On Instagram, be sure to use Instagram stories to post quick pics and videos, or re-post content by customers who tag your restaurant. Also, be sure to like comments and comment back to anyone engaging with you on Instagram because the platform’s algorithm will reward you for engaging with your audience. 

On Pinterest, take advantage of building as many boards as your business may need, and re-pinning other users’ posts to show engagement. Pinterest is a great place for a wedding venue to be active and posting wedding content — 40 million people a year use Pinterest to plan their wedding. Brides-to-be could stumble across your venue photos or wedding day tips and take interest in you from your Pinterest presence alone. Get found by using the word “wedding” and other related keywords in relevant board titles, pin titles, and pin descriptions.

If your restaurant or venue is on Twitter, you have the opportunity to post smaller blurbs of text or else link to bigger pieces of content that you have created yourself or that have featured your restaurant. Twitter could be a great way to stay active and engaged with industry information, holidays, and trends as well. Twitter is often a more casual platform, and brands can engage with other accounts through casual conversation by tweeting back and forth. Use Twitter’s Explore tab to find topics and hashtags that are trending and use those hashtags in your tweets — only if the content is relevant — to get in front of more people and to be a part of the bigger conversation.

When it comes to LinkedIn, YouTube or even TikTok, your restaurant or venue may not be there quite yet or even have an interest in going to those platforms. It’s OK not to use every single social media platform, because focusing on quality content on select platforms is better than getting on every platform simply because you think you should.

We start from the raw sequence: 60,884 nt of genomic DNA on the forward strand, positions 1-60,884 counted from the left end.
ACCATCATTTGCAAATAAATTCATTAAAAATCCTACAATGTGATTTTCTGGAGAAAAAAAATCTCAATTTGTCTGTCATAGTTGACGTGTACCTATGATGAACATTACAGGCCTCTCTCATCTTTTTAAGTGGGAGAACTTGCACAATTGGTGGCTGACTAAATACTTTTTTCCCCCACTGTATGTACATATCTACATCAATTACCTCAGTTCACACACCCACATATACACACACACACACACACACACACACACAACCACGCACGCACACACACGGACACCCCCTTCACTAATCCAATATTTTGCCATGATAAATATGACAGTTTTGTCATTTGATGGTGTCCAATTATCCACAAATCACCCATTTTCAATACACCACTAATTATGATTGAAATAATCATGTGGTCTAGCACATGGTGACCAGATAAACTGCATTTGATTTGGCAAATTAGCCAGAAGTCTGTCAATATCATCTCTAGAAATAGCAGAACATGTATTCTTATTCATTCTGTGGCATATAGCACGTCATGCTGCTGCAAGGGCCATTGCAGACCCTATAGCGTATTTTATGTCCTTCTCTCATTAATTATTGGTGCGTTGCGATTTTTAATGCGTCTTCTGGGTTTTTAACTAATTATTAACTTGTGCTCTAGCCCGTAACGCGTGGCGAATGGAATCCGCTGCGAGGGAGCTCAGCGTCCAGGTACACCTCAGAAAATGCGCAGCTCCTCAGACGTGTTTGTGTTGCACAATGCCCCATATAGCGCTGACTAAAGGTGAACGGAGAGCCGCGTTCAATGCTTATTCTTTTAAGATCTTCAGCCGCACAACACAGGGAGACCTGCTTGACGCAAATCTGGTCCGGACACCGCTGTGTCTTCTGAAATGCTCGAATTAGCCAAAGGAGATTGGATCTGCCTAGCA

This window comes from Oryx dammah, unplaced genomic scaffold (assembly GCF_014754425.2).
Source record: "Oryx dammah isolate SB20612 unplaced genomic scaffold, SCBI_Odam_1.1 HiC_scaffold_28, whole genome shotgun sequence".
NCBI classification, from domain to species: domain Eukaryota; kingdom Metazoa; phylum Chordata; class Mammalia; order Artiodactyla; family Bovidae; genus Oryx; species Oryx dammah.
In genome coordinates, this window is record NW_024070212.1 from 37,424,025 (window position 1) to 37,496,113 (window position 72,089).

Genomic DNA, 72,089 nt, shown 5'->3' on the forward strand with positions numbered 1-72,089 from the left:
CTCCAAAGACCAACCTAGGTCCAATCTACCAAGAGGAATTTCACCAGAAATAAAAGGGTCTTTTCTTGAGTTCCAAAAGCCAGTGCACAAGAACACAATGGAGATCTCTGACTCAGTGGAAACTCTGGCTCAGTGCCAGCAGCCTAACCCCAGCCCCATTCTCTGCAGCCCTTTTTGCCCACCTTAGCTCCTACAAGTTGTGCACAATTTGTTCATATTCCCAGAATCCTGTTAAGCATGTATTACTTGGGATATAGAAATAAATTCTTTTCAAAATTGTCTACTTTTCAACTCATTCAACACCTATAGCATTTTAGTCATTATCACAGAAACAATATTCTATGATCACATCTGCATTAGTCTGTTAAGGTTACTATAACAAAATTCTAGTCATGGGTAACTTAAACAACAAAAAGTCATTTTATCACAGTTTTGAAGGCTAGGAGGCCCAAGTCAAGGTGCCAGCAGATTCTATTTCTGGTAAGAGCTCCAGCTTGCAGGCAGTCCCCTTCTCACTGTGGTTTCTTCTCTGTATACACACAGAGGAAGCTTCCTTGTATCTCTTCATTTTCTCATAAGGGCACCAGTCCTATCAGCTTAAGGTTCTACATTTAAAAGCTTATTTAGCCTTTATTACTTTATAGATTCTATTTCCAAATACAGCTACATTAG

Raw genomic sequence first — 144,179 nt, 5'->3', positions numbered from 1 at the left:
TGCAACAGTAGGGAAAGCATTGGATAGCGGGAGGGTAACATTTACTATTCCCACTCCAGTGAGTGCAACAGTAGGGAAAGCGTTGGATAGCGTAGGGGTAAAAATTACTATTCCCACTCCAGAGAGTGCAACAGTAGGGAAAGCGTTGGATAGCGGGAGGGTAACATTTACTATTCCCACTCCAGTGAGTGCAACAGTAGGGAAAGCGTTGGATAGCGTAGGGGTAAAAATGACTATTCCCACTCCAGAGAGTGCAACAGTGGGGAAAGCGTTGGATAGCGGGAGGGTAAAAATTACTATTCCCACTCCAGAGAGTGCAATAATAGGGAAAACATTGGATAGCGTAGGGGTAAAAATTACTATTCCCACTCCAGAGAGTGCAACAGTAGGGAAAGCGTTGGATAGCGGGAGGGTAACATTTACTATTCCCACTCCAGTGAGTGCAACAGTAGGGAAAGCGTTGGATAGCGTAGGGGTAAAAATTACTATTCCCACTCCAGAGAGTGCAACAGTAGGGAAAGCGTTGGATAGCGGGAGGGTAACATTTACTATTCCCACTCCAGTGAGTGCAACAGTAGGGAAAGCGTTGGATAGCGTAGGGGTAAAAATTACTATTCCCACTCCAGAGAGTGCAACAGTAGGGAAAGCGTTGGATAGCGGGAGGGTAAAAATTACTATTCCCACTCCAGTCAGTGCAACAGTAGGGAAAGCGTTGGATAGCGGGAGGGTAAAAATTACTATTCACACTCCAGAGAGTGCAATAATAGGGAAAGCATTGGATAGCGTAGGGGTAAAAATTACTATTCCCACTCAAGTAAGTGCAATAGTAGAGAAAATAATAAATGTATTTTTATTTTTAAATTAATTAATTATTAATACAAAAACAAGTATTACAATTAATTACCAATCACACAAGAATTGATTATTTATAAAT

LinkedIn could be used to post about your brand, industry topics, and has a section for job opportunities. YouTube is great for hosting long videos, such as an in-depth behind the scenes video with a top chef to make a meal. TikTok on the other hand, is great for quick videos, like how to make a cocktail the way your star bartender does. Every social media platform offers something a little different, and your restaurant or venue can use the features however they work best for you.

More resources

Now that you know the basics about what your restaurant or venue’s social media profiles should look like, it is time to dive deeper into the content that gets posted. Check out this blog post to learn more about what photos and videos to share on social media in order to drive events business. You can also download our Events Industry Handbook, The Event Professional’s Guide to Creating a Marketing Plan, to help you take a good look at your marketing activity and make some crucial changes that will help you drive more business.

SCHEDULE A DEMO

Don't miss EventCamp 2018
Attend EventCamp to take your venue and your career to the next level. You'll walk away with new techniques for event management, creating memorable events, and booking more business.
Register Now
Close
X